The Coronavirus is killing local Media
On Wednesday, News Corporation announced that it was closing the print editions of 60 local newspapers including the 114 year old Manly Daily. This follows on the demise of the Elliot Newspaper Group which published the 100 year old Sunraysia Life, The Guardian – Swan Hill, Gannawarra Times and Loddon Times — a trickle of regional Australian newspaper cuts and closures became a torrent.
Among the newspapers to have closed were the Barrier Times in Broken Hill, and the Latrobe Valley Express and the Great Southern Star in Victoria.
This comes at a time when news is more important than ever. The Neilson Ratings show that more people, including young people, are reading news than ever. The problem is that as the number of proper news rooms is collapsing people are turning to social media for their news and this not always accurate.
The reason why the mastheads are closing is that the advertising market has collapsed. For many newspapers the advertising is based on real estate, entertainment and hospitality, which are sectors that have been closed down because of disease control. The upside is that these sectors will probably rebound when the crisis is over. However no-one knows when that will be.
At the moment there are 2,340 regional journalists whose jobs are threatened. If these people are forced to look for work elsewhere or to move onto job-seeker allowance it will be a big hit to regional economies.
Some of these journalists may try to move into digital media but this is not as easy as it looks. The monetisation of digital news is a lot more difficult than print advertising and the returns per word printed are much smaller. There are 540 regional newspapers and 2 in 5 people in the country read a local newspaper at least once a week. It is unlikely that these people will move to reading a web based news site if they have to pay for it. The alternative is likely to be that they will get their news from local radio and national television.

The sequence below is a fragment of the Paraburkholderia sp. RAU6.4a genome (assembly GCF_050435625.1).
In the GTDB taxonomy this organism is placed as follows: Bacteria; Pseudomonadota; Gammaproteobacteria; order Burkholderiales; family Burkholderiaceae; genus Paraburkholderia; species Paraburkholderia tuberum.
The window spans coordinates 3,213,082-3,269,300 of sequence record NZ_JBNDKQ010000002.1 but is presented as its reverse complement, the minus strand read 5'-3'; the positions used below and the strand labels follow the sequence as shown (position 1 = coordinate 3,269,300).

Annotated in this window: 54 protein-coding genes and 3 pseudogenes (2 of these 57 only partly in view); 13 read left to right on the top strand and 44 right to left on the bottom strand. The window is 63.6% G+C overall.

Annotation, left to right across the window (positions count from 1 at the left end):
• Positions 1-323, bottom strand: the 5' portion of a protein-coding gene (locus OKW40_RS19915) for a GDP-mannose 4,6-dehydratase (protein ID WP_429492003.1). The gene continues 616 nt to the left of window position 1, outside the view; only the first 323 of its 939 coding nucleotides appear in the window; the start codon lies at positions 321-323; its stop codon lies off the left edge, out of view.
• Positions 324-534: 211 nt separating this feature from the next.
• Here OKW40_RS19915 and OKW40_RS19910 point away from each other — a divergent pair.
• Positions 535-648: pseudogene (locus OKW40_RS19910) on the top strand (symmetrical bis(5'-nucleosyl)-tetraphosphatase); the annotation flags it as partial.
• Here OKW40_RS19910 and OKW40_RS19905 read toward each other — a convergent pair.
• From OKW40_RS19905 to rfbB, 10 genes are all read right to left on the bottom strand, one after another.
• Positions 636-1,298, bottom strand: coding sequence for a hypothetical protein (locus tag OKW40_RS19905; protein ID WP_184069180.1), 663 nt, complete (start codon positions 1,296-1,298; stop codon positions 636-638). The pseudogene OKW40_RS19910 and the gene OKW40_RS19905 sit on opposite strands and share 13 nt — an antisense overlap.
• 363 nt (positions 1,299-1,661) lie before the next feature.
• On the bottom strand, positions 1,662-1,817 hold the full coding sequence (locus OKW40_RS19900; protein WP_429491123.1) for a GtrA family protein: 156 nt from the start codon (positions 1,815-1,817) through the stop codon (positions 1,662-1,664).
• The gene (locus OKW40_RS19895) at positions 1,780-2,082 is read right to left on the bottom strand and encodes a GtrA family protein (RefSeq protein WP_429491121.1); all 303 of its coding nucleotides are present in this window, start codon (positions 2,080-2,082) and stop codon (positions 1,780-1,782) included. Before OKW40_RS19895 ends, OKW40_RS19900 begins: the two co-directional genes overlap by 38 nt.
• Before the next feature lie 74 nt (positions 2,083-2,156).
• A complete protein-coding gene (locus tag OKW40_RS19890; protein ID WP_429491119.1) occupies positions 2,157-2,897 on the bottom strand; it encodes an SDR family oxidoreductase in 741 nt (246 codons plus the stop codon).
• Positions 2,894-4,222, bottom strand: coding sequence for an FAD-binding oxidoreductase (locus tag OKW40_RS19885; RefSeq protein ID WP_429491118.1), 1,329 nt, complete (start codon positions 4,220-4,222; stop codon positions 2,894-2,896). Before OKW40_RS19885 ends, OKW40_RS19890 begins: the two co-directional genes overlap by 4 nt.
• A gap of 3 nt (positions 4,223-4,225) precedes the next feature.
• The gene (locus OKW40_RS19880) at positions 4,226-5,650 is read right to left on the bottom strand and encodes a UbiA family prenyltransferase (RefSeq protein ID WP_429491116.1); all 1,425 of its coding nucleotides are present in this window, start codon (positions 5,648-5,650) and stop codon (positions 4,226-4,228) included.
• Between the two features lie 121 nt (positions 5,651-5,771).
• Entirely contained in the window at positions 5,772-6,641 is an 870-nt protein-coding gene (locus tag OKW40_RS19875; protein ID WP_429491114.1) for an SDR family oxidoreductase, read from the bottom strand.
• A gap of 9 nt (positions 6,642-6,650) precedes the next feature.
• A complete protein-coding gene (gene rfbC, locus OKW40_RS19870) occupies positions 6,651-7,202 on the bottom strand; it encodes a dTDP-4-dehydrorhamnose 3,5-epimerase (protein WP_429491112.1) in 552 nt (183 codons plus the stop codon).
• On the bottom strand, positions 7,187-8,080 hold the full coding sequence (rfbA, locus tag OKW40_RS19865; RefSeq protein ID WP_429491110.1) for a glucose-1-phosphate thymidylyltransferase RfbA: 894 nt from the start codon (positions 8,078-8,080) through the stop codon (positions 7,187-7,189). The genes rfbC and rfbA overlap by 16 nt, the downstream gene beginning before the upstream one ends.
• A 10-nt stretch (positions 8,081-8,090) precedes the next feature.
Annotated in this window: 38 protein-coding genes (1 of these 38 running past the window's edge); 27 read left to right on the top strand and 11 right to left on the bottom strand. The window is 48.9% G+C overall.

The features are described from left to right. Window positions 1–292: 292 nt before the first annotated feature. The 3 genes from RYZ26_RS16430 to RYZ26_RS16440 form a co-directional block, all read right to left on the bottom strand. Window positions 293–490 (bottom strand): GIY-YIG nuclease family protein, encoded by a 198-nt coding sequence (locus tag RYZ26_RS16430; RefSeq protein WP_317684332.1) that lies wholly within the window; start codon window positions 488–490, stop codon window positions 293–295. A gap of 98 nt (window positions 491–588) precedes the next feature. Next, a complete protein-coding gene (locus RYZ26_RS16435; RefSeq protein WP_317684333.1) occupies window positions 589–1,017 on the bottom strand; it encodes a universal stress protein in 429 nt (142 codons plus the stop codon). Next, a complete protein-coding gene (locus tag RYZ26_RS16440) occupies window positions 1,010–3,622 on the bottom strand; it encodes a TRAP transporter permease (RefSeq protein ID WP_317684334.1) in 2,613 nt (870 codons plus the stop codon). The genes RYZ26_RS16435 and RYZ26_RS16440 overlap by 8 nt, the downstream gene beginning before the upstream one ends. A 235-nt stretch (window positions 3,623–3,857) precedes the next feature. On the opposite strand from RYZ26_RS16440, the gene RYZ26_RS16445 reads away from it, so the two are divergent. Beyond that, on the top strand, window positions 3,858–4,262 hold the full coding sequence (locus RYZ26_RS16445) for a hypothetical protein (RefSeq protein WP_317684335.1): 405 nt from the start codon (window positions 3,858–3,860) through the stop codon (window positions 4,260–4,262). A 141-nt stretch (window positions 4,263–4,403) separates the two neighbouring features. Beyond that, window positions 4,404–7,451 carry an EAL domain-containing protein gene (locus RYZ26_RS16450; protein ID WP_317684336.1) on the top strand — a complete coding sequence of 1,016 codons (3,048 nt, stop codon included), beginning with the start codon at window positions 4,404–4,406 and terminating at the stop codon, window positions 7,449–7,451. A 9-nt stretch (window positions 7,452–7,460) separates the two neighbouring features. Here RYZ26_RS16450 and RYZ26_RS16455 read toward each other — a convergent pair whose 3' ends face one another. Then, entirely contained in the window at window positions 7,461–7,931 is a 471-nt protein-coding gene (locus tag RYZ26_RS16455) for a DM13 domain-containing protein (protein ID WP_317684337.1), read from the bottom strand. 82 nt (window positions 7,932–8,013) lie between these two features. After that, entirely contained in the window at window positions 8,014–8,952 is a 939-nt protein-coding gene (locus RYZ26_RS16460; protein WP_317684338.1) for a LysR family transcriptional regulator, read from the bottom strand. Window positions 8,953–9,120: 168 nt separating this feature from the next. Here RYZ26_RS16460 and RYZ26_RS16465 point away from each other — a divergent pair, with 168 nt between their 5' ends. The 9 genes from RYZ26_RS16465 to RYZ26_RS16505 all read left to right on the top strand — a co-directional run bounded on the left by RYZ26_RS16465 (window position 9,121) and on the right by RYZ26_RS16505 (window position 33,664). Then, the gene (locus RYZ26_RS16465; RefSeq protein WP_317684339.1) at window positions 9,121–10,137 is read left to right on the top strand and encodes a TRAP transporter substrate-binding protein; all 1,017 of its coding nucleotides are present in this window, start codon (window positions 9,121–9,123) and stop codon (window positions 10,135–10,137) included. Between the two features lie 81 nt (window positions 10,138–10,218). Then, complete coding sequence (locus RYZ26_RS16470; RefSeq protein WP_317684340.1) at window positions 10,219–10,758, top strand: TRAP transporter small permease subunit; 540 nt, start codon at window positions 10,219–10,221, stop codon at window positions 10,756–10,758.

At the moment local radio is sustained by government advertising linked to the coronavirus crisis. If radio stations go the way of newspapers then there will be no local news. This will leave a significant hole in communities. Local media provides the connections within local communities that are essential for community inclusiveness.
“The only place that a local community gets the news about themselves, their families, their local governments and local sport is their local newspaper, because nobody else does it,” Latrobe Valley Express and Gippsland Times manager Bruce Ellen told the ABC.
“If we lose our newspapers, we lose community.”
While this comment overlooks the role of local radio it is true of both mediums; local media is an essential service. While the ABC provides national coverage through digital, audio and video platforms it does not drill down to the local level where social capital is sustained through close connections.
Desperate regional media owners are pressuring the Government to spend the remaining $40 million of the Regional and Small Publishers Fund but there are problems with the eligibility criteria for these funds.
At the moment many rural newspapers and radio licences look to be substantially over-valued. This will limit the capacity of these businesses to borrow more to keep going. One thing is for sure, if Rupert Murdoch has decided to close local newspapers, it won’t be long before other newspapers are closed.